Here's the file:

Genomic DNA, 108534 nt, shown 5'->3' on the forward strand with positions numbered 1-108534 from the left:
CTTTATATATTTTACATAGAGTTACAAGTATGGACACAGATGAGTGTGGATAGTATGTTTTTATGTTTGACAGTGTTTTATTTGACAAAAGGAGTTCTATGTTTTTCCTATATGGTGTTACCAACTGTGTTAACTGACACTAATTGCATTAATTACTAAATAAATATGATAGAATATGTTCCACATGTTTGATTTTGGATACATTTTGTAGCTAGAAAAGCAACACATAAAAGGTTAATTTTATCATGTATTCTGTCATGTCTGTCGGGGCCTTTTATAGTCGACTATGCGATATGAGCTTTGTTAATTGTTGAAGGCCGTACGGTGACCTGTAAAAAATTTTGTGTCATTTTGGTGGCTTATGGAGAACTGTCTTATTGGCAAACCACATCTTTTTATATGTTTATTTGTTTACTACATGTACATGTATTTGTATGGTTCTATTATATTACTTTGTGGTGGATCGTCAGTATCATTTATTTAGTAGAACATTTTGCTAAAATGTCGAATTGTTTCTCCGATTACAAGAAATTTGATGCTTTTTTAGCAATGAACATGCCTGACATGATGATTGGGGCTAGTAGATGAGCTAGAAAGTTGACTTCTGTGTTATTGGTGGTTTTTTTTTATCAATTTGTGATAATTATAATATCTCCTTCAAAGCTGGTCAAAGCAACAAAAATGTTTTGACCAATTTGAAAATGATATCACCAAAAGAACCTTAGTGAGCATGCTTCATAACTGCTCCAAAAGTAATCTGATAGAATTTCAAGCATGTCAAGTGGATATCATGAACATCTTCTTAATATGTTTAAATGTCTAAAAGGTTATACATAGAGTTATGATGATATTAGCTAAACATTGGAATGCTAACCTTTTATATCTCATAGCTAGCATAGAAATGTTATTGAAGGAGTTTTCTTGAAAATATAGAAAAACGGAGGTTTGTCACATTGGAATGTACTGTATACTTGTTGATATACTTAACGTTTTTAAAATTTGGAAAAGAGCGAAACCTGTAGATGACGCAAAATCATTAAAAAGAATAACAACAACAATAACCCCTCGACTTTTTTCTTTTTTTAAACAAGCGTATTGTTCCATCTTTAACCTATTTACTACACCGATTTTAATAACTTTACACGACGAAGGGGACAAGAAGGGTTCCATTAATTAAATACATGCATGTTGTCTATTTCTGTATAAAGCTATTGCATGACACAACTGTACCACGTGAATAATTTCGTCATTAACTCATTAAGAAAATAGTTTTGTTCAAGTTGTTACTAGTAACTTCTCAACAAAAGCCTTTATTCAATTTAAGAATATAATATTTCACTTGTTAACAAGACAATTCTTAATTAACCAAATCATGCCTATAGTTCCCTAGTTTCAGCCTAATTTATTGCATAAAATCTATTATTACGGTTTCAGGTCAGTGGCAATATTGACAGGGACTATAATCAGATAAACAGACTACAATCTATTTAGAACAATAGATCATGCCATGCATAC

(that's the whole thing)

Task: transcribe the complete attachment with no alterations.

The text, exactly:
Genomic DNA, 108534 nt, shown 5'->3' on the forward strand with positions numbered 1-108534 from the left:
CTTTATATATTTTACATAGAGTTACAAGTATGGACACAGATGAGTGTGGATAGTATGTTTTTATGTTTGACAGTGTTTTATTTGACAAAAGGAGTTCTATGTTTTTCCTATATGGTGTTACCAACTGTGTTAACTGACACTAATTGCATTAATTACTAAATAAATATGATAGAATATGTTCCACATGTTTGATTTTGGATACATTTTGTAGCTAGAAAAGCAACACATAAAAGGTTAATTTTATCATGTATTCTGTCATGTCTGTCGGGGCCTTTTATAGTCGACTATGCGATATGAGCTTTGTTAATTGTTGAAGGCCGTACGGTGACCTGTAAAAAATTTTGTGTCATTTTGGTGGCTTATGGAGAACTGTCTTATTGGCAAACCACATCTTTTTATATGTTTATTTGTTTACTACATGTACATGTATTTGTATGGTTCTATTATATTACTTTGTGGTGGATCGTCAGTATCATTTATTTAGTAGAACATTTTGCTAAAATGTCGAATTGTTTCTCCGATTACAAGAAATTTGATGCTTTTTTAGCAATGAACATGCCTGACATGATGATTGGGGCTAGTAGATGAGCTAGAAAGTTGACTTCTGTGTTATTGGTGGTTTTTTTTTATCAATTTGTGATAATTATAATATCTCCTTCAAAGCTGGTCAAAGCAACAAAAATGTTTTGACCAATTTGAAAATGATATCACCAAAAGAACCTTAGTGAGCATGCTTCATAACTGCTCCAAAAGTAATCTGATAGAATTTCAAGCATGTCAAGTGGATATCATGAACATCTTCTTAATATGTTTAAATGTCTAAAAGGTTATACATAGAGTTATGATGATATTAGCTAAACATTGGAATGCTAACCTTTTATATCTCATAGCTAGCATAGAAATGTTATTGAAGGAGTTTTCTTGAAAATATAGAAAAACGGAGGTTTGTCACATTGGAATGTACTGTATACTTGTTGATATACTTAACGTTTTTAAAATTTGGAAAAGAGCGAAACCTGTAGATGACGCAAAATCATTAAAAAGAATAACAACAACAATAACCCCTCGACTTTTTTCTTTTTTTAAACAAGCGTATTGTTCCATCTTTAACCTATTTACTACACCGATTTTAATAACTTTACACGACGAAGGGGACAAGAAGGGTTCCATTAATTAAATACATGCATGTTGTCTATTTCTGTATAAAGCTATTGCATGACACAACTGTACCACGTGAATAATTTCGTCATTAACTCATTAAGAAAATAGTTTTGTTCAAGTTGTTACTAGTAACTTCTCAACAAAAGCCTTTATTCAATTTAAGAATATAATATTTCACTTGTTAACAAGACAATTCTTAATTAACCAAATCATGCCTATAGTTCCCTAGTTTCAGCCTAATTTATTGCATAAAATCTATTATTACGGTTTCAGGTCAGTGGCAATATTGACAGGGACTATAATCAGATAAACAGACTACAATCTATTTAGAACAATAGATCATGCCATGCATAC